American Realness

Michael Portnoy

Relational Stalinism – The Musical

Co-Presented by Abrons Arts Center & Gibney Dance


Friday, January 12, 7:00pm
Saturday, January 13, 7:00pm
Sunday, January 14, 10:00pm
Tuesday, January 16, 5:30pm

Run Time: 80 minutes

Abrons Arts Center, Playhouse, 466 Grand Street, Manhattan
Single Tickets $25 / Abrons Festival Pass $20

Single Tickets Festival Pass

Dancers in museums moaning and leaning against walls, pestering visitors with boilerplate philosophical questions and busting their knee caps on punishing concrete floors. This was the thorn in the side which inspired Relational Stalinism – The Musical, a maximalist showcase of the many ways in which language and movement can combine to disorient us. Mixing micro-choreography, exhaustive feats of reading in 7/4 time, operatic luggage handling, call center language-bending games, and wicked satire of the Immaterial Turn, this absurdist show commands you to “enter the rumbling chiasmus between the real and the ideal.”

Relational Stalinism – The Musical was originally commissioned by Witte de With Center for Contemporary Art, Rotterdam in collaboration with A.P.E (Art Projects Era). Residency support provided by Gibney Dance.

Photo by Rob Battersby

Directed by Michael Portnoy
Choreography Michael Portnoy in collaboration with original Dutch cast: Thomas Dudkiewicz, Jimmy Guacamole, Margo van de Linde, Keyna Nara, Evelyne Rossie, Loveday Smith, and Gerrie de Vries.

New York Cast: Chris Braz, Sean Donovan, Ruby McCollister, Keyna Nara, Michael Portnoy and Kirsten Schnittker
Lighting by Scott Bolman

Michael Portnoy (b. 1971, Washington, DC, USA) is a New York-based artist. Coming from a background in dance and experimental comedy, his performance-based work employs a variety of media: from participatory installations to sculpture, painting, writing, theater, video and curation. He has presented internationally in museums, art galleries, theatres and music halls, including recently Akademie der Künste der Welte, Cologne, Germany (2017); KW Institute for Contemporary Art, Berlin, Germany (2017); Playground, STUK, Leuven, Belgium (2016); Witte de With, Rotterdam, the Netherlands (2016); Liverpool Biennial, Liverpool, UK (2016); the Centre Pompidou, Paris, France (2015); Donaufestival, Krems, Austria (2015); Stedelijk Museum, Amsterdam, the Netherlands (2014); Palais de Tokyo, Paris, France (2013); The Kitchen, New York, USA (2013); dOCUMENTA 13, Kassel, Germany (2012); Beursschouwburg, Brussels, Belgium (2012); 11th Baltic Triennial (co-curator), Vilnius, Lithuania (2012); and the Taipei Biennial, Taipei, Taiwan (2010).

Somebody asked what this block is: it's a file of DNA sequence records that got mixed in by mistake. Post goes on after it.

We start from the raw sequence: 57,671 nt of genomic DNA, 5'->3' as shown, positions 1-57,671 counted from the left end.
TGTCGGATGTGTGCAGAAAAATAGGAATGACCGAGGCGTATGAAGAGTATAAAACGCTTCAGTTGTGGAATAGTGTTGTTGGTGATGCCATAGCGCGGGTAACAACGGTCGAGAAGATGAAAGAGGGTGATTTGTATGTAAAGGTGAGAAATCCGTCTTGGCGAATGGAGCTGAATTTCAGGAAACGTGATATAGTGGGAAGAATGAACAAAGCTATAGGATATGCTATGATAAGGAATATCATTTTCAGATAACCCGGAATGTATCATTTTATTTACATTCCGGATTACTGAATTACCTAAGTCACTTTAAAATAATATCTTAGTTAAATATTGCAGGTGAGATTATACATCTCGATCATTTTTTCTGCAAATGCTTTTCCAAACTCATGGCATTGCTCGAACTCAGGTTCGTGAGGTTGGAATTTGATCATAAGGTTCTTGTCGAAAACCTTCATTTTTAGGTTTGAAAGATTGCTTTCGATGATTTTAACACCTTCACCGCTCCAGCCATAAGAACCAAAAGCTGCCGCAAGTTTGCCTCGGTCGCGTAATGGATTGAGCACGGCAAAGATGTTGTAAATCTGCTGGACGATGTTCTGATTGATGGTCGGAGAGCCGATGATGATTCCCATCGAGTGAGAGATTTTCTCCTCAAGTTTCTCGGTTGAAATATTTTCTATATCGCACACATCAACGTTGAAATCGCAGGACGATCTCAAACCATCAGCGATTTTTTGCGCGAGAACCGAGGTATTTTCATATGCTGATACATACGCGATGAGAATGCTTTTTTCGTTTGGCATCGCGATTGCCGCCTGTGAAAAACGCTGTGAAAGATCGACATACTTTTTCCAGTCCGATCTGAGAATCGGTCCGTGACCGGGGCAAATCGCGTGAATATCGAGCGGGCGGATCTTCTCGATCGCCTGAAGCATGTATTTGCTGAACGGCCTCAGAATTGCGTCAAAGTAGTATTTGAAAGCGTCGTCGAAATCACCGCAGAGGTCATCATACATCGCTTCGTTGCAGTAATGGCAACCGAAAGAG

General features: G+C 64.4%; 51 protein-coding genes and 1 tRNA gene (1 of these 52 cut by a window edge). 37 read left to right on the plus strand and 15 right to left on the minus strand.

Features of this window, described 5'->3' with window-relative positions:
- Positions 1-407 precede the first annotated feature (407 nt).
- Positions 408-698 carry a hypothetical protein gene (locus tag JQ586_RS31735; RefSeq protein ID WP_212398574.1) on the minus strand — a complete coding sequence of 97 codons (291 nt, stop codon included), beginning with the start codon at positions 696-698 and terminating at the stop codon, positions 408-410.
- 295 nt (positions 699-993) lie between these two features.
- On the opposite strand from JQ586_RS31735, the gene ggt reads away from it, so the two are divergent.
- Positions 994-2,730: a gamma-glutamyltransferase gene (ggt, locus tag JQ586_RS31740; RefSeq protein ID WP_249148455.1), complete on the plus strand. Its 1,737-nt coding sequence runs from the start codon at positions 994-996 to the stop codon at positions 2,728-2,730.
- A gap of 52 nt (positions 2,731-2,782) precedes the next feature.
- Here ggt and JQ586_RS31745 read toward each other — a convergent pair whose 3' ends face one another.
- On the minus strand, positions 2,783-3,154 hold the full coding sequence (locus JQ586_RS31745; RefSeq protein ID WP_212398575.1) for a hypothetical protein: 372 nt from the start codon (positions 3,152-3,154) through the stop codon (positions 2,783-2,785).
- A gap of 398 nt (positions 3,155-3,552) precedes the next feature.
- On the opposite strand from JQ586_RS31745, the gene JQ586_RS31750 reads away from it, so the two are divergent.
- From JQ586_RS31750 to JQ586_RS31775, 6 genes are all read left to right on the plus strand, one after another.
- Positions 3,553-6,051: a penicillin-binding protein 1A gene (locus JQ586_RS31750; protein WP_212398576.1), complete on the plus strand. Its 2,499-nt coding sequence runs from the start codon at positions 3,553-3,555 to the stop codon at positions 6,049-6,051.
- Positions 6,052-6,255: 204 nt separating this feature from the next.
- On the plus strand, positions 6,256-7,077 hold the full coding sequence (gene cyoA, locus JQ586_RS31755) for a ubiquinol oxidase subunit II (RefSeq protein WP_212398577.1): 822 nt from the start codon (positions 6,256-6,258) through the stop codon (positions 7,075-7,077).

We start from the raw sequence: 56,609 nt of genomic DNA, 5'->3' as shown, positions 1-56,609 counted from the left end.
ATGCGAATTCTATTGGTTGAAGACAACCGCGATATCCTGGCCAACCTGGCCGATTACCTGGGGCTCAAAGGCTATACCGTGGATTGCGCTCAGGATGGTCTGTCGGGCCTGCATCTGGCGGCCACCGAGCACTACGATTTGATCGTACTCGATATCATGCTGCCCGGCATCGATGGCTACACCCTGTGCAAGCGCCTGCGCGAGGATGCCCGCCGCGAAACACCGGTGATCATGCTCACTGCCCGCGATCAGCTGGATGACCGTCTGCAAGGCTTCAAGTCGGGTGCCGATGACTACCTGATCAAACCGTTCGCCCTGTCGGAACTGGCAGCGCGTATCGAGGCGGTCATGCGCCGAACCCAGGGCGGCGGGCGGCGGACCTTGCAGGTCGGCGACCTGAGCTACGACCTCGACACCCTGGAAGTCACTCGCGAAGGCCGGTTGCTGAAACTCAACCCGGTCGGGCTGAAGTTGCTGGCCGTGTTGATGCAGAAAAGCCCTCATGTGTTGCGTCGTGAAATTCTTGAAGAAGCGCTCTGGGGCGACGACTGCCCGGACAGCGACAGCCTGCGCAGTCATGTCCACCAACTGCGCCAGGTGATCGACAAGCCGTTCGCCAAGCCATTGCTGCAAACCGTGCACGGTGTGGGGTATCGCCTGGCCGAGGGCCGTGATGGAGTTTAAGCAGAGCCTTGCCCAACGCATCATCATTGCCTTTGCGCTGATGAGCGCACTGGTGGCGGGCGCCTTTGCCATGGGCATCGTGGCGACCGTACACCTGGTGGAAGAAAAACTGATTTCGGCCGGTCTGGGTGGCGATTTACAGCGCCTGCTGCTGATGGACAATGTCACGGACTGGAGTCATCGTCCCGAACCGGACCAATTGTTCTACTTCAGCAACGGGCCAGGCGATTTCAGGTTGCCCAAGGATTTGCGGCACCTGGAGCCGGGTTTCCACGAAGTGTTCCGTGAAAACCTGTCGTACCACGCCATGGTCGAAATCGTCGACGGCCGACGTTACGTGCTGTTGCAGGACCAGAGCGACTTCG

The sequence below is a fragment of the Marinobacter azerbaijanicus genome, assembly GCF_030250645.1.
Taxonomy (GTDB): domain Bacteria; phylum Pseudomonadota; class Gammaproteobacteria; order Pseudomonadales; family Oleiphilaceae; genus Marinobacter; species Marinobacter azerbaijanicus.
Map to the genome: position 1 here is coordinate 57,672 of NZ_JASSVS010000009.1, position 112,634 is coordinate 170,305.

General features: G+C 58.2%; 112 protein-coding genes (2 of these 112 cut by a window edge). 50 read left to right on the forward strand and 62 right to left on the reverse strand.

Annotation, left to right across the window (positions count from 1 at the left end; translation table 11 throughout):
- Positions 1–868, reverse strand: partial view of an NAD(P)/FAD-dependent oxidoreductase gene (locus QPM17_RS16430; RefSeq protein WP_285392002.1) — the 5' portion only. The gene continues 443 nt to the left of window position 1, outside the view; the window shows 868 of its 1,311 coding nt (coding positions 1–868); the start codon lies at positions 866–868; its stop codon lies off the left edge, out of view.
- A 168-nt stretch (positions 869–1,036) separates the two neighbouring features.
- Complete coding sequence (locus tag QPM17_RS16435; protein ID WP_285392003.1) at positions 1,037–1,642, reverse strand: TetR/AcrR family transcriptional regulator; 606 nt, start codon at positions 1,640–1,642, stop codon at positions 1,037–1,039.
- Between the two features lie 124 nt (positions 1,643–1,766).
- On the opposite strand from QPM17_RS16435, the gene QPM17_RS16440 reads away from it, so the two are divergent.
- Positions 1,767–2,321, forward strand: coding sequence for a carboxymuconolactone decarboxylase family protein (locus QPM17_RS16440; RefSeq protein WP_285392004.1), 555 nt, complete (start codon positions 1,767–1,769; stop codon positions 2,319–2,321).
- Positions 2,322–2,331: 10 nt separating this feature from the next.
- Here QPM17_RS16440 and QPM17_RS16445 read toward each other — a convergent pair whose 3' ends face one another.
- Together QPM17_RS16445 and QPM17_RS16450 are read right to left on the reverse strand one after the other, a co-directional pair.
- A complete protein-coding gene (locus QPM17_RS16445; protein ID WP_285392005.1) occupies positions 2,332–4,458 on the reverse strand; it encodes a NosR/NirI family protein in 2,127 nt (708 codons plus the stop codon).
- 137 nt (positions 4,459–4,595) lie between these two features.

“The title says it all: a deliciously smart, imaginative and, at moments, catty takedown of the dogmatism and self-regard of certain well-known practitioners of what were erstwhile considered ‘radical’ or ‘engaged’ performative practices. Somewhere between Andy Kaufman and Monty Python, Relational Stalinism … is hilarious if you enjoy that ticklish uncertainty of not knowing whether you are being laughed at or laughing along with.”
– Chris Fite-Wassilak,

“Originally plotted as a kind of progressive theater at Rotterdam’s Witte de With, Portnoy’s Relational Stalinism: The Musical reveled in an elasticity both physical and semantic, his performers spinning mesmerizing half-truths out of seemingly incomprehensible combinations of words, gestures, slogans, synchronized blinking, and Skype calls to Citibank. The speed-of-light scripts were sprinkled with satirical digs at overly ambitious press releases while openly checking the art world’s reluctance to embrace theater the way it has choreography. “If your disgust for being in a theater becomes too unbearable, in the blackouts you can imagine you are walking from one cool gray room to the next in a contemporary arts institution,” Portnoy teased the audience. Those who appeared too engaged in their own thoughts were singled out of their seats and treated to private performances (presumably corrective in nature).”
- Kate Sutton, Artforum